Friday, March 08, 2019 12.09AM / By AngelList /Header Image Credit: Edinburg Politics
For all the friction mobile technology has removed from our lives, government ID has seemed immune to advancement. Getting a new passport takes weeks, reissuing birth certificates is a pain, and the DMV is as universally hated as Windows Vista.
Finally, it seems state governments are investing in digital identity. The American Association of Motor Vehicle Administrators, an organization that works with the DMV on policy surrounding licenses, reports roughly a dozen states have piloted digital driver's license programs. Louisiana, for example, has the LA Wallet app, which as allows residents to drive and purchase alcohol using the app in lieu of a physical driver's license.
There are, however, serious hurdles ahead for digital licensing programs. How do you safeguard against fraud with digital identification? How do you ensure users can access their IDs if a phone dies?
Google, it seems, has a solution.
It was recently reported the company is working on an IdentityCredential API that would let users securely verify their identity via an Android app—even if their phone doesn't have enough power to fully boot.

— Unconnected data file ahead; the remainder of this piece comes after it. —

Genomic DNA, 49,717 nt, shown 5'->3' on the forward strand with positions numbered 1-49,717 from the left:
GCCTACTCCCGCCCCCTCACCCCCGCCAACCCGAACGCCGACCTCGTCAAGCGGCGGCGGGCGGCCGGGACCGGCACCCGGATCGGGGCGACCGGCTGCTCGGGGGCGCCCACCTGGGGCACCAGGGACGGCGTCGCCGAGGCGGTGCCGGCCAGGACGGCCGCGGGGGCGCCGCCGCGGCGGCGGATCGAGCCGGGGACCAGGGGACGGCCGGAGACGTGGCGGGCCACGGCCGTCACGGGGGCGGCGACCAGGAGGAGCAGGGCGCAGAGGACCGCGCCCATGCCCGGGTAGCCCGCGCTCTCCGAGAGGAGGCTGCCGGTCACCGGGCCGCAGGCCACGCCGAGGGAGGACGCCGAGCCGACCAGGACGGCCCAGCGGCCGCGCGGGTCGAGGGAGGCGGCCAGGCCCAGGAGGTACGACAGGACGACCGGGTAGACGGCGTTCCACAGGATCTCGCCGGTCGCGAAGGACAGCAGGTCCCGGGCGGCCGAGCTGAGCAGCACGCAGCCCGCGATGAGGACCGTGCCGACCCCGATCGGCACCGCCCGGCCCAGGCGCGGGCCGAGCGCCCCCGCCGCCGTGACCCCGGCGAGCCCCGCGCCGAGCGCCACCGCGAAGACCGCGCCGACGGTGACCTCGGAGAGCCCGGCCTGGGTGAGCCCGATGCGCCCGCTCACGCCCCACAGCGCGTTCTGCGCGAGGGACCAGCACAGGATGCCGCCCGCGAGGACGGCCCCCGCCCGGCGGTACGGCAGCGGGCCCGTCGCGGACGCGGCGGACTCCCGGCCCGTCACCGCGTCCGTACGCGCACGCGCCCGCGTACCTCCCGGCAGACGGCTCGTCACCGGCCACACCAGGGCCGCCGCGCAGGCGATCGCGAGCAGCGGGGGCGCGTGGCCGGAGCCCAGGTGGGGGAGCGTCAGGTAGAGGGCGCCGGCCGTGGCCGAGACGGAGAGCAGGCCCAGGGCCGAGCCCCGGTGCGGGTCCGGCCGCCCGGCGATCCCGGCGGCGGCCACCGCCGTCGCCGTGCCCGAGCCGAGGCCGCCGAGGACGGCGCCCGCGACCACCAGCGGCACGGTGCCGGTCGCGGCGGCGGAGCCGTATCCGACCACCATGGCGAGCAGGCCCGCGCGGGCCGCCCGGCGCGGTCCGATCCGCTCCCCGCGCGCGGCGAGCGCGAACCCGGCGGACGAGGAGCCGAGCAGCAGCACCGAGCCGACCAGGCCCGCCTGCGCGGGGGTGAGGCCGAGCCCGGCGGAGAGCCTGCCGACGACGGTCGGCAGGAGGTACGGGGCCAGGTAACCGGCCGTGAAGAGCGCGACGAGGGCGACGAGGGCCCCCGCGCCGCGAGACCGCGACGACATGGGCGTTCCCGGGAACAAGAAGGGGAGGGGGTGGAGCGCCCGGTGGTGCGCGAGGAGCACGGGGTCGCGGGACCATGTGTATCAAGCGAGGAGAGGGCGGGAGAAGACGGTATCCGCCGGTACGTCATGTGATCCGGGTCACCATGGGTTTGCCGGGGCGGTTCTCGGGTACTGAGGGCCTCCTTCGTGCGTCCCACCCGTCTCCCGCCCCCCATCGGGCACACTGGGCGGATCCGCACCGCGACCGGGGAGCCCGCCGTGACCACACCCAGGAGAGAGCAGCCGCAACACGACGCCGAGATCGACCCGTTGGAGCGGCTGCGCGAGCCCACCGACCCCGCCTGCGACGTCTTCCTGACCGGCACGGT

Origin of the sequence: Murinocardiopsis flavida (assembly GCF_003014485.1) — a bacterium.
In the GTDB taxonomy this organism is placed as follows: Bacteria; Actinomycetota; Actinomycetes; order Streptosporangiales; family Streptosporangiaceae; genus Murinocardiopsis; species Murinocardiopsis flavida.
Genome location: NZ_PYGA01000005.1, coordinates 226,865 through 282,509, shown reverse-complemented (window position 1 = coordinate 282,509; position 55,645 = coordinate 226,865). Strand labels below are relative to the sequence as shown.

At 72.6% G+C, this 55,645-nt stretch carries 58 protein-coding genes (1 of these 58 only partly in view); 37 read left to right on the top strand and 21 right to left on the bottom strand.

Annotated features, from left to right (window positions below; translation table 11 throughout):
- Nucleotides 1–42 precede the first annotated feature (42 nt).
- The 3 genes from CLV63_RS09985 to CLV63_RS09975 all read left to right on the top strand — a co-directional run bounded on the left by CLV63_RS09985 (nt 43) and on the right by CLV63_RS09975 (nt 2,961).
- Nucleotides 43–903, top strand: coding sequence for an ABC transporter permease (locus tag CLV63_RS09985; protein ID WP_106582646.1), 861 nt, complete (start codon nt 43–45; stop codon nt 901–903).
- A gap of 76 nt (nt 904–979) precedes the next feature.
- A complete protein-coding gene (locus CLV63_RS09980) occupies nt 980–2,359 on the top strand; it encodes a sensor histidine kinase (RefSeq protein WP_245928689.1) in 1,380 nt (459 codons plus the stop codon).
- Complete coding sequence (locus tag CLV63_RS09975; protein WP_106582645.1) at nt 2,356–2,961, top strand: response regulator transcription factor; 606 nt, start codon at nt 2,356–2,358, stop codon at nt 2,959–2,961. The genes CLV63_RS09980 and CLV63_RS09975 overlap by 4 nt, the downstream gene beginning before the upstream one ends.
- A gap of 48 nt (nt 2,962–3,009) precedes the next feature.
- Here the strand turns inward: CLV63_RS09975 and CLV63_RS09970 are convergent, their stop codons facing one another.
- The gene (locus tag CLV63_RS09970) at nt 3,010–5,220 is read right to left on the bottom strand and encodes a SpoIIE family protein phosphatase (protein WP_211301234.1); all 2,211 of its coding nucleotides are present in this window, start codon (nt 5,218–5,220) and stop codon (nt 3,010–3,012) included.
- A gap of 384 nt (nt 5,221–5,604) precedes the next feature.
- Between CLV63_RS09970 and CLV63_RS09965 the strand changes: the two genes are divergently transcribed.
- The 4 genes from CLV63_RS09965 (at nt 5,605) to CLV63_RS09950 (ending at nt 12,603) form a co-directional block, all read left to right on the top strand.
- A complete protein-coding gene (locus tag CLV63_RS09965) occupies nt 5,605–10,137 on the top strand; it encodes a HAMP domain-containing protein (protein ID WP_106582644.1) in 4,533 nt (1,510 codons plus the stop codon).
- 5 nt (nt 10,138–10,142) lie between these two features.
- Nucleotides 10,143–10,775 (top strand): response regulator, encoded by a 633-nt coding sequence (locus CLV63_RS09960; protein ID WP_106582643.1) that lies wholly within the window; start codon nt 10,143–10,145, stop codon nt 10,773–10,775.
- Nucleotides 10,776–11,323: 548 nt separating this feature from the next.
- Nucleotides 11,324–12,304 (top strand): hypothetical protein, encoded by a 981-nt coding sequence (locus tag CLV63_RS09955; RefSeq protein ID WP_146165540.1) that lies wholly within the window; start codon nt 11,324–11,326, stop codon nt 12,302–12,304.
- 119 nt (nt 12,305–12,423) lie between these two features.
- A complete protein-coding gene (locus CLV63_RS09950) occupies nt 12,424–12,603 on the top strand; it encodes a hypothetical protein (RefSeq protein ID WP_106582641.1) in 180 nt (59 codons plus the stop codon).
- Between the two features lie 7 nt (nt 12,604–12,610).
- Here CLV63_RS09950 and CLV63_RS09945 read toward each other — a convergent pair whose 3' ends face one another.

Shawn Wilden, a team lead on Android, confirmed the original report and offered additional context. First, he addressed the concerns of privacy advocates, saying “The intention is to structure the (authentication) flow so that (an) officer cannot usefully take your phone.” If your phone is confiscated, it will enter “Lockdown mode,” which Wilden says, “means that fingerprint authentication won’t unlock it, and a password is required. This is specifically to force invocation of the fifth amendment protection against self-incrimination.”
Wilden also spoke to the future of the project, saying, “Passports are also very much in scope for this work... Driving licenses are the starting point, but the protocols and infrastructure are being carefully designed to support a wide range of identity credentials, specifically including passports. Of course, we’ll need to convince ICAO to adopt the approach, but I think that’s very likely.”
If Google can create a usable standard for digital identity in America, it could be both a massive boon for the tech giant and the beginnings of a new niche in the American tech market.
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